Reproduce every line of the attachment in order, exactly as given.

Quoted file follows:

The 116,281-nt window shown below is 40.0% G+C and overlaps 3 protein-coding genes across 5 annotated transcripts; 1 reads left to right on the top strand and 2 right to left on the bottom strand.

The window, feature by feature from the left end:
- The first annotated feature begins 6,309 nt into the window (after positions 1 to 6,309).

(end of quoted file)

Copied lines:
The 116,281-nt window shown below is 40.0% G+C and overlaps 3 protein-coding genes across 5 annotated transcripts; 1 reads left to right on the top strand and 2 right to left on the bottom strand.

The window, feature by feature from the left end:
- The first annotated feature begins 6,309 nt into the window (after positions 1 to 6,309).